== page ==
The one thing we noticed is that you have to be on the lookout a little bit more when it comes to pickpocketing than some of the other cities we’ve visited. We didn’t have bad experiences with this, but were warned by locals that getting items stolen is common, especially at night. Making sure you’re alert is an easy way around this. After a local told me to not have my phone casually out at night, I quickly became a little more cognizant of what I was carrying around. And that’s really the only way we had to adjust in terms of safety. Though we do want to mention one neighborhood specifically.

Should I Take My Kids to La Boca?

If you’re thinking of traveling to Buenos Aires, you’ll likely come across La Boca in your trip planning. It’s a neighborhood outside the main city center and it’s known for being colorful and rich in culture. There are many places to eat and watch tango. But you’ll likely hear mixed feelings on safety here.

We did a lot of research and made the decision to go – and we’re so glad we did! You can watch our video all about our day in La Boca. In our experience, you’ll want to make sure you keep your valuables tucked away. At first we had our camera out and we felt a little uncomfortable walking around like that. But we were also on the outskirts of the main tourist area. If you stick to the main tourist areas, we’d highly recommend the experience. It’s so incredibly unique. But don’t venture too much outside of El Caminito if you’re unsure about going. And stick to going during the day rather than nighttime if you can. We also lost phone reception so be prepared (a local told us not to take Uber in this area specifically, but to take a taxi back to our the city center instead).

Visiting La Boca with kids

Some quick tips on staying safe in Buenos Aires

You’ll notice many of these tips are best practices for staying safe in any city. In our opinion, you have to be a little more aware of your surroundings in Buenos Aires than other major cities because of the pickpocketing. And the caveat is that everyone’s experience will be different. But if you take the proper precautions, you’ll get to experience a beautiful, culture rich city full of some of the nicest people (did we mention that yet?).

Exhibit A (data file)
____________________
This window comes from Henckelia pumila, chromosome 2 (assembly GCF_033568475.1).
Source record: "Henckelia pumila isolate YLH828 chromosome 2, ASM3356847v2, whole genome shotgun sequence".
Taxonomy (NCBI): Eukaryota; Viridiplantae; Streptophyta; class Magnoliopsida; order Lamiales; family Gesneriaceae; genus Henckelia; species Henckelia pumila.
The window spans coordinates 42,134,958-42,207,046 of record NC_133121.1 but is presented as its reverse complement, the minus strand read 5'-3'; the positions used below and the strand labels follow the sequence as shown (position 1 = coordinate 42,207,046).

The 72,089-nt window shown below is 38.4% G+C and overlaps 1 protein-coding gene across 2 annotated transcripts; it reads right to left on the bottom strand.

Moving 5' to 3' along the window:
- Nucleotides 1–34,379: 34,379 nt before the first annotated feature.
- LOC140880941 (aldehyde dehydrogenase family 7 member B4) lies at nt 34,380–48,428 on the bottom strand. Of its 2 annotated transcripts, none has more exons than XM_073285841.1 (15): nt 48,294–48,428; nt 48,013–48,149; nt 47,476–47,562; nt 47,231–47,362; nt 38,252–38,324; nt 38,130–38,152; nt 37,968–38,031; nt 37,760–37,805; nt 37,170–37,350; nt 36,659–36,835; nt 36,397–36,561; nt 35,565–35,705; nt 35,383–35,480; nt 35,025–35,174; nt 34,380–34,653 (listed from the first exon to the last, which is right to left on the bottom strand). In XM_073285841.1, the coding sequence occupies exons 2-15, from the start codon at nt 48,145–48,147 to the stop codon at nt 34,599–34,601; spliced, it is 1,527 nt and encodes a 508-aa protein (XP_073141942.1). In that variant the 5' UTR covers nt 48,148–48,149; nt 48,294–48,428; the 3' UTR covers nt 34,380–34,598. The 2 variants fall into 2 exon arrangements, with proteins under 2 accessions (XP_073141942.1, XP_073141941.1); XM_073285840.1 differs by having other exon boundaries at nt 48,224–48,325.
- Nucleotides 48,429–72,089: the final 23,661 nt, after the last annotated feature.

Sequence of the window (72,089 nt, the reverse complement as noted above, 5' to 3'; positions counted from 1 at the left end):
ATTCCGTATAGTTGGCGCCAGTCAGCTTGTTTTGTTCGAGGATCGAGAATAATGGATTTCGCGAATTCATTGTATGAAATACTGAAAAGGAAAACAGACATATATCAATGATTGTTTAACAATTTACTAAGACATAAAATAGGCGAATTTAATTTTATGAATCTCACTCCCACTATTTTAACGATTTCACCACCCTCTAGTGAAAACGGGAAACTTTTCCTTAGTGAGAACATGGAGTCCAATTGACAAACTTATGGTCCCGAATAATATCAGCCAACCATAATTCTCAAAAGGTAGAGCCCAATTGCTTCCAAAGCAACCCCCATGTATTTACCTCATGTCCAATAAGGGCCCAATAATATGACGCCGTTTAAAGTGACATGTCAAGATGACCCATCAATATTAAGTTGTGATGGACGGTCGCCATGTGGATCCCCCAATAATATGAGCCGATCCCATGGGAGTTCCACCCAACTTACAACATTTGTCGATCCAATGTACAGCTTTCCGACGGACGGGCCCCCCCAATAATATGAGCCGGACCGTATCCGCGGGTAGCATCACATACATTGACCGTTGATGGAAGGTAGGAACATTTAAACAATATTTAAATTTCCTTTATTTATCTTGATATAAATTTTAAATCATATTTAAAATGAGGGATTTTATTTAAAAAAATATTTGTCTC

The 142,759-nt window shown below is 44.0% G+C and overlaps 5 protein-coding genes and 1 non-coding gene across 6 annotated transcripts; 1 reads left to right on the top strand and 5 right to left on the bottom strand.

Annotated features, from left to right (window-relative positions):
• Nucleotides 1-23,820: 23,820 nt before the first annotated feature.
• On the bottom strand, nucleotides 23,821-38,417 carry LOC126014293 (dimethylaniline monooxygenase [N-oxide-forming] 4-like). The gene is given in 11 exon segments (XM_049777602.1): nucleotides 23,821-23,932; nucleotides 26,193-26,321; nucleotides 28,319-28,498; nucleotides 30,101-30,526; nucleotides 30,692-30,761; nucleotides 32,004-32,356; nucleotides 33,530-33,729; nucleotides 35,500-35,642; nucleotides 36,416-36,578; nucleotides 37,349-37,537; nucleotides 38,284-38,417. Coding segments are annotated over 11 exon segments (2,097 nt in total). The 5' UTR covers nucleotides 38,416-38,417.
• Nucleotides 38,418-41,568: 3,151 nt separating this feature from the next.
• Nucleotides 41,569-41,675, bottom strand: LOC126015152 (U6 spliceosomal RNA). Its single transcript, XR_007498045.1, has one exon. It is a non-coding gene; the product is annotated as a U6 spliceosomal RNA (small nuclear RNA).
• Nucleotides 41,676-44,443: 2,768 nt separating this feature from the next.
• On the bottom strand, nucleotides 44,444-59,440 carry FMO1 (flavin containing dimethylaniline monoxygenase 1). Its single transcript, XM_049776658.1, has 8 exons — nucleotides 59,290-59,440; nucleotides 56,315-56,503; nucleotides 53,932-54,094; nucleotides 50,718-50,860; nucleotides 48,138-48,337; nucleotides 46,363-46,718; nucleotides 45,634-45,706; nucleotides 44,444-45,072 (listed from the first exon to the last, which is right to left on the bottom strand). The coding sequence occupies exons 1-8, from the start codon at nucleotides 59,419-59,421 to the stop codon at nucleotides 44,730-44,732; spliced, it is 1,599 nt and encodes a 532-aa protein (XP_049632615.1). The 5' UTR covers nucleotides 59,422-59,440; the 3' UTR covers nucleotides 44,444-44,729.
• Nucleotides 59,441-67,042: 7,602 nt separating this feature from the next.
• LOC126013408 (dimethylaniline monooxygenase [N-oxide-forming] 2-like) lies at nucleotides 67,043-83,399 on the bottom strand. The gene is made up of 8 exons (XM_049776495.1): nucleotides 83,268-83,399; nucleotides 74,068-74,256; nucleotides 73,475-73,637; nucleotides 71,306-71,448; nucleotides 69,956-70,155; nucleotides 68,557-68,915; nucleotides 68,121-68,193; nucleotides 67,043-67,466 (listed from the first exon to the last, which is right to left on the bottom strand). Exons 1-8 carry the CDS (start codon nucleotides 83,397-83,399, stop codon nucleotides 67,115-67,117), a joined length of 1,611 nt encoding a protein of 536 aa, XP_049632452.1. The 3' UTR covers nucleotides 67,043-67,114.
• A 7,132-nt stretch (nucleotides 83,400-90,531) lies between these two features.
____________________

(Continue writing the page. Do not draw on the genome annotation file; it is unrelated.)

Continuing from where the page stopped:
Keep your phone in your pocket when you’re outside

While Buenos Aires is just like any big city where robberies happen, phones are a common target here. And typically this takes the form of tourists just casually browsing their phone on the street and someone could come by and swipe it out of your hand. So just be alert and put it away when you’re outside and you don’t need it.

Be vigilant of bikes and motorcycles

A common practice here for pickpockets is to ride by on a bike or motorcycle and grab backpacks, phones, purses, etc. and ride off. We were warned about this tactic so just be aware with bikes and motorcyclists around. Same goes for sitting at a restaurant outside. Keep your phone/valuables in your hand or bag at all times; don’t leave it sitting on the table.

Research neighborhoods in advance

We hesitate to say to stick to the tourist areas because we’re all for living local and exploring off the beaten track. In general, there are many safe neighborhoods to explore outside of the main Recoleta tourist zone. Just do your research upfront to make sure the ones you are planning to visit are good to go. We stayed in the Palermo Hollywood neighborhood and loved all the parks around. Super great for kids!

Know the address of your hotel or Airbnb

We used a taxi to get back from La Boca and we told the taxi driver Recoleta Cemetery as we thought it would be an easy, famous landmark. He didn’t know how to get there and asked for an address. We recommend jotting your address down so you can give it to your driver if they need it.

Have some cash on hand

Quite a few places didn’t accept cash. Especially small cafe, street food, or local restaurants off the main tourists streets. Carry some cash on you in case you encounter one of these places so you don’t get stuck.

Are you thinking of traveling to Buenos Aires with kids? We’d love to answer any of your questions and hear about your experiences.

We did have a travel day where literally everything failed. Every. Thing.